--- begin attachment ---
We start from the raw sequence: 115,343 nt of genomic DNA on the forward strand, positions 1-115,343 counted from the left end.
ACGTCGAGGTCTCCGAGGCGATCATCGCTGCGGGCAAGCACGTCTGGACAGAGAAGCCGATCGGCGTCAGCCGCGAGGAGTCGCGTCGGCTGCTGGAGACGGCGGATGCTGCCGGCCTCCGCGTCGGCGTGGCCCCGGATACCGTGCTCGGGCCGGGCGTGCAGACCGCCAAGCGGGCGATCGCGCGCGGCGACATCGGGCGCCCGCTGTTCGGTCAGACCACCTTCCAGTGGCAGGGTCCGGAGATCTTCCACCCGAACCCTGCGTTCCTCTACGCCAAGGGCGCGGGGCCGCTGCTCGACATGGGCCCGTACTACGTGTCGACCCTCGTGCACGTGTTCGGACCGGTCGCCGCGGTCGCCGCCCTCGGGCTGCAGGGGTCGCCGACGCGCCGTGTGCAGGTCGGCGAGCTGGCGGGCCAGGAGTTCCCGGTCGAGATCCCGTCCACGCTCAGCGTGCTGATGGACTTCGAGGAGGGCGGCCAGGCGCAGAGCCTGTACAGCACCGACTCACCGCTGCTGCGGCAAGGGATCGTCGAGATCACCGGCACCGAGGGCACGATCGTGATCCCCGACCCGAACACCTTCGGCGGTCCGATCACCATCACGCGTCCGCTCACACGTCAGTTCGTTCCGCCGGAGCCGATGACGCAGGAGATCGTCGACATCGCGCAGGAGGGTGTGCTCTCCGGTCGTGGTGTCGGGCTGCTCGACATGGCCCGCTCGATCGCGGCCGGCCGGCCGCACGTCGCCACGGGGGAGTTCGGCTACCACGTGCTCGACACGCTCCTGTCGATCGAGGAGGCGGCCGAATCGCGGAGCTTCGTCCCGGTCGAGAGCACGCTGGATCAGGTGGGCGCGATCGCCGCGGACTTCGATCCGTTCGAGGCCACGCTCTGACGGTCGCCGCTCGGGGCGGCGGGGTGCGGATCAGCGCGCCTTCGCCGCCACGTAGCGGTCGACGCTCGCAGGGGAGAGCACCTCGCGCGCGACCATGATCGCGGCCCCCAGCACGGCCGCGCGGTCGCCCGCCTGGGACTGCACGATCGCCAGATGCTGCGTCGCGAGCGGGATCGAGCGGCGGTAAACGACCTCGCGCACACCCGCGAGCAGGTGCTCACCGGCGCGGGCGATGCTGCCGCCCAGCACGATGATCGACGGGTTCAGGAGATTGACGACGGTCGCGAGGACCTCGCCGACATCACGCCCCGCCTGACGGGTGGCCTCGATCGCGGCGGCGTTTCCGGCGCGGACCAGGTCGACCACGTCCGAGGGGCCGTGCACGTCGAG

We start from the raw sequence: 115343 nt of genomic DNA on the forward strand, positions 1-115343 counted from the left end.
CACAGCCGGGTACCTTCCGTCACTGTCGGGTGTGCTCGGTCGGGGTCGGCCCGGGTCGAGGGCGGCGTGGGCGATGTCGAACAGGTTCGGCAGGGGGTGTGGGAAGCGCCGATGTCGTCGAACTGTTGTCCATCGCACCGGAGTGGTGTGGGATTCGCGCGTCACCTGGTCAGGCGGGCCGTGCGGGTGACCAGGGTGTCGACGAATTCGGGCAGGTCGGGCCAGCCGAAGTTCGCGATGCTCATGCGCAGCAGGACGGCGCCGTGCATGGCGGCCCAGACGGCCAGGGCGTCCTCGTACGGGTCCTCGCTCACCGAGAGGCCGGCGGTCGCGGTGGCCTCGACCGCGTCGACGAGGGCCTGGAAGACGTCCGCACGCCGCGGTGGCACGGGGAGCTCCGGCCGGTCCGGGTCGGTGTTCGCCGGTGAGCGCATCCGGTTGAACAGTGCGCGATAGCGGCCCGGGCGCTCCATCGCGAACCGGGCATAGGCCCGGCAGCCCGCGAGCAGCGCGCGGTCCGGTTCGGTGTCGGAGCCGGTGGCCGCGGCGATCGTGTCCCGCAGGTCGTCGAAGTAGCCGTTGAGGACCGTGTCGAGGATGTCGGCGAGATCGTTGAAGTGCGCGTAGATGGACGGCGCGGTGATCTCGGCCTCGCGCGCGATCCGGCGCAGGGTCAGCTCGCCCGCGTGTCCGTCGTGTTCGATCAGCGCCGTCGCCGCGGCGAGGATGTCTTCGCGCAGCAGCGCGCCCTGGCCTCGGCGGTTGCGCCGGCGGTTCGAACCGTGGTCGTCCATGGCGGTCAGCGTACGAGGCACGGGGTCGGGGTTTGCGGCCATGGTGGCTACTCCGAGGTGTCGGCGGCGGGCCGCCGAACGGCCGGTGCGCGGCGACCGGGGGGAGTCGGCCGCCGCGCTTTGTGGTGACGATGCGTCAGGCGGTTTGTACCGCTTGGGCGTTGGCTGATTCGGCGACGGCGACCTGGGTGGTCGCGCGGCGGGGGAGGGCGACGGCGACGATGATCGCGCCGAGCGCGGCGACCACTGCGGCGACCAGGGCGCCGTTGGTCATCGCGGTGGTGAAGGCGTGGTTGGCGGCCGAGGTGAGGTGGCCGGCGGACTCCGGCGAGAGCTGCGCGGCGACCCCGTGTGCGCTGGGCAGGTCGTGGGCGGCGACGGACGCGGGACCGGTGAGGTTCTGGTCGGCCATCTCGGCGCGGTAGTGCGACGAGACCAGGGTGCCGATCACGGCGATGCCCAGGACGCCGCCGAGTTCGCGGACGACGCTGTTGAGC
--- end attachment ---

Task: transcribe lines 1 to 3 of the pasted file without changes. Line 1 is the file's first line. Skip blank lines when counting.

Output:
We start from the raw sequence: 115,343 nt of genomic DNA on the forward strand, positions 1-115,343 counted from the left end.
ACGTCGAGGTCTCCGAGGCGATCATCGCTGCGGGCAAGCACGTCTGGACAGAGAAGCCGATCGGCGTCAGCCGCGAGGAGTCGCGTCGGCTGCTGGAGACGGCGGATGCTGCCGGCCTCCGCGTCGGCGTGGCCCCGGATACCGTGCTCGGGCCGGGCGTGCAGACCGCCAAGCGGGCGATCGCGCGCGGCGACATCGGGCGCCCGCTGTTCGGTCAGACCACCTTCCAGTGGCAGGGTCCGGAGATCTTCCACCCGAACCCTGCGTTCCTCTACGCCAAGGGCGCGGGGCCGCTGCTCGACATGGGCCCGTACTACGTGTCGACCCTCGTGCACGTGTTCGGACCGGTCGCCGCGGTCGCCGCCCTCGGGCTGCAGGGGTCGCCGACGCGCCGTGTGCAGGTCGGCGAGCTGGCGGGCCAGGAGTTCCCGGTCGAGATCCCGTCCACGCTCAGCGTGCTGATGGACTTCGAGGAGGGCGGCCAGGCGCAGAGCCTGTACAGCACCGACTCACCGCTGCTGCGGCAAGGGATCGTCGAGATCACCGGCACCGAGGGCACGATCGTGATCCCCGACCCGAACACCTTCGGCGGTCCGATCACCATCACGCGTCCGCTCACACGTCAGTTCGTTCCGCCGGAGCCGATGACGCAGGAGATCGTCGACATCGCGCAGGAGGGTGTGCTCTCCGGTCGTGGTGTCGGGCTGCTCGACATGGCCCGCTCGATCGCGGCCGGCCGGCCGCACGTCGCCACGGGGGAGTTCGGCTACCACGTGCTCGACACGCTCCTGTCGATCGAGGAGGCGGCCGAATCGCGGAGCTTCGTCCCGGTCGAGAGCACGCTGGATCAGGTGGGCGCGATCGCCGCGGACTTCGATCCGTTCGAGGCCACGCTCTGACGGTCGCCGCTCGGGGCGGCGGGGTGCGGATCAGCGCGCCTTCGCCGCCACGTAGCGGTCGACGCTCGCAGGGGAGAGCACCTCGCGCGCGACCATGATCGCGGCCCCCAGCACGGCCGCGCGGTCGCCCGCCTGGGACTGCACGATCGCCAGATGCTGCGTCGCGAGCGGGATCGAGCGGCGGTAAACGACCTCGCGCACACCCGCGAGCAGGTGCTCACCGGCGCGGGCGATGCTGCCGCCCAGCACGATGATCGACGGGTTCAGGAGATTGACGACGGTCGCGAGGACCTCGCCGACATCACGCCCCGCCTGACGGGTGGCCTCGATCGCGGCGGCGTTTCCGGCGCGGACCAGGTCGACCACGTCCGAGGGGCCGTGCACGTCGAG

We start from the raw sequence: 115343 nt of genomic DNA on the forward strand, positions 1-115343 counted from the left end.